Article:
Peta Clancy: Porous Boundaries

This paper will discuss shifting perceptions of biological boundaries. In order to solve the problem of development molecular genetics has focused on the genetic material thereby disregarding the rest of the cellular material such as the cytoplasm and nucleus. Bodily boundaries, at all different levels, are perceived as static borders between inside and outside. Whereas according to ideas in relation to Developmental Systems Theory (DST) this understanding of boundaries is problematic because bodily boundaries are active and never sealed. It is necessary for bodily boundaries, on a multitude of levels, to permit different degrees of communication, as Evelyn Fox Keller argues, “cells need to communicate with each other through intercellularsignalling.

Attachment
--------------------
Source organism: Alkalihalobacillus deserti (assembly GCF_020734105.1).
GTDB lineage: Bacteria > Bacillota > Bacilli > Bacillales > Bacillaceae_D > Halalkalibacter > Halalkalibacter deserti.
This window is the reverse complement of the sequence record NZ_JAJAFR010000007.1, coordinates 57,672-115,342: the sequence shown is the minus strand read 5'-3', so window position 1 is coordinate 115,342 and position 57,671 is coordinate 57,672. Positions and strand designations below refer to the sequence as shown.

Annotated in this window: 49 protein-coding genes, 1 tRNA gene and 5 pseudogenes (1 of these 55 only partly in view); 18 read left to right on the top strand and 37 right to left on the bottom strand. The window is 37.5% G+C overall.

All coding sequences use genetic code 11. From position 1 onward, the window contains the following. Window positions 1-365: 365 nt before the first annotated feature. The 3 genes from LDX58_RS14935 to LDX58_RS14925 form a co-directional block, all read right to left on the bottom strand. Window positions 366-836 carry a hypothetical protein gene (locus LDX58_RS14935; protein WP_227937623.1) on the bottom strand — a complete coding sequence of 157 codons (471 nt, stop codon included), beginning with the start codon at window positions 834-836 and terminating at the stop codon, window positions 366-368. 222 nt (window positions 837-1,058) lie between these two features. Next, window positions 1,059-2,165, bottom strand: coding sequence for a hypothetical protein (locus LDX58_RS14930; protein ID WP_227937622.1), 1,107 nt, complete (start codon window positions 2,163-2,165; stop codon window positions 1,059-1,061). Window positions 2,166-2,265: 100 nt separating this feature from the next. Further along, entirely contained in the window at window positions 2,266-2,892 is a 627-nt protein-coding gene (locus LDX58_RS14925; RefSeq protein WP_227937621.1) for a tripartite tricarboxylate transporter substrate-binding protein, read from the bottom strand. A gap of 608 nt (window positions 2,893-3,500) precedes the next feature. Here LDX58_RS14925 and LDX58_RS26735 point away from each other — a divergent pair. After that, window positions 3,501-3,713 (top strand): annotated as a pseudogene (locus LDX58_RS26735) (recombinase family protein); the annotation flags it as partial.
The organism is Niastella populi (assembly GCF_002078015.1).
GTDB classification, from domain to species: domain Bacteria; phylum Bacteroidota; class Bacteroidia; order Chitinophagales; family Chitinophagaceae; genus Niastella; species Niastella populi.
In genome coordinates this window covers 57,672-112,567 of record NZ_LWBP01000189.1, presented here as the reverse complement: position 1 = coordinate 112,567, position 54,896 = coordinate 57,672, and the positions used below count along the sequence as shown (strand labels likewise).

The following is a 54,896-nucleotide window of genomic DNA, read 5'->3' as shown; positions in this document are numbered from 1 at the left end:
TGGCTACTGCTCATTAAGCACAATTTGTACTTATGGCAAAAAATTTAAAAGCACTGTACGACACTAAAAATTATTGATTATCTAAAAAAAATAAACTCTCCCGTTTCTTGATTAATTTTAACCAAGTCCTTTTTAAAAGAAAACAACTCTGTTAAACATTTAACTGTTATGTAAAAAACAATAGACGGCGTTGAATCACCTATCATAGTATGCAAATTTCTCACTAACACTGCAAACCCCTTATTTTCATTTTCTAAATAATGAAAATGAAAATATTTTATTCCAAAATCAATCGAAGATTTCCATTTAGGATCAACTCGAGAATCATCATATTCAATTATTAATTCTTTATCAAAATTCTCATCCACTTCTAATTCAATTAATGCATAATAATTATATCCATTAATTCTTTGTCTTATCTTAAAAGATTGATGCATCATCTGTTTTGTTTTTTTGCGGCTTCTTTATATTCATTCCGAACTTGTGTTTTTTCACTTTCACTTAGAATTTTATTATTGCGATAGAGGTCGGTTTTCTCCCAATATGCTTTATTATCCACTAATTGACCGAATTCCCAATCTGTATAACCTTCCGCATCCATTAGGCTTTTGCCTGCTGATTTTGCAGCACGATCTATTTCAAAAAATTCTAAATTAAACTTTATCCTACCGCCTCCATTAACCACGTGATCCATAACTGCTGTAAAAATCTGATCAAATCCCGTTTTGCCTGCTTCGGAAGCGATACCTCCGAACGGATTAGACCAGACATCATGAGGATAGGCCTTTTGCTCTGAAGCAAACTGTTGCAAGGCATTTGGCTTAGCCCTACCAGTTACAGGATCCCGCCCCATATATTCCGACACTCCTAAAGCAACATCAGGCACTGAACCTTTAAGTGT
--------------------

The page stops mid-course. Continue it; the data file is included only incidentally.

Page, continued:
DST offers ways for understanding development without relying on notions of gene dominance by proposing that in order to understand the organism it is necessary to investigate beyond its boundaries. This paper will draw on these conceptions of biological boundaries to discuss both my body of work Visible Human Bodies (2005) (created as artist in residence in the Cell and Gene Therapy Laboratory at the Murdoch Childrens Research Institute) and Helen Chadwick’s photographic works Viral Landscapes (1988-89) (from my original research held at the Helen Chadwick archive at the Henry Moore Institute, Leeds, UK). Through this discussion of these works I intend to explore the notion of biological boundaries as active and permeable as well as evoke notions of the boundary between the interior of the body and the exterior environment as ambiguous and constantly shifting.

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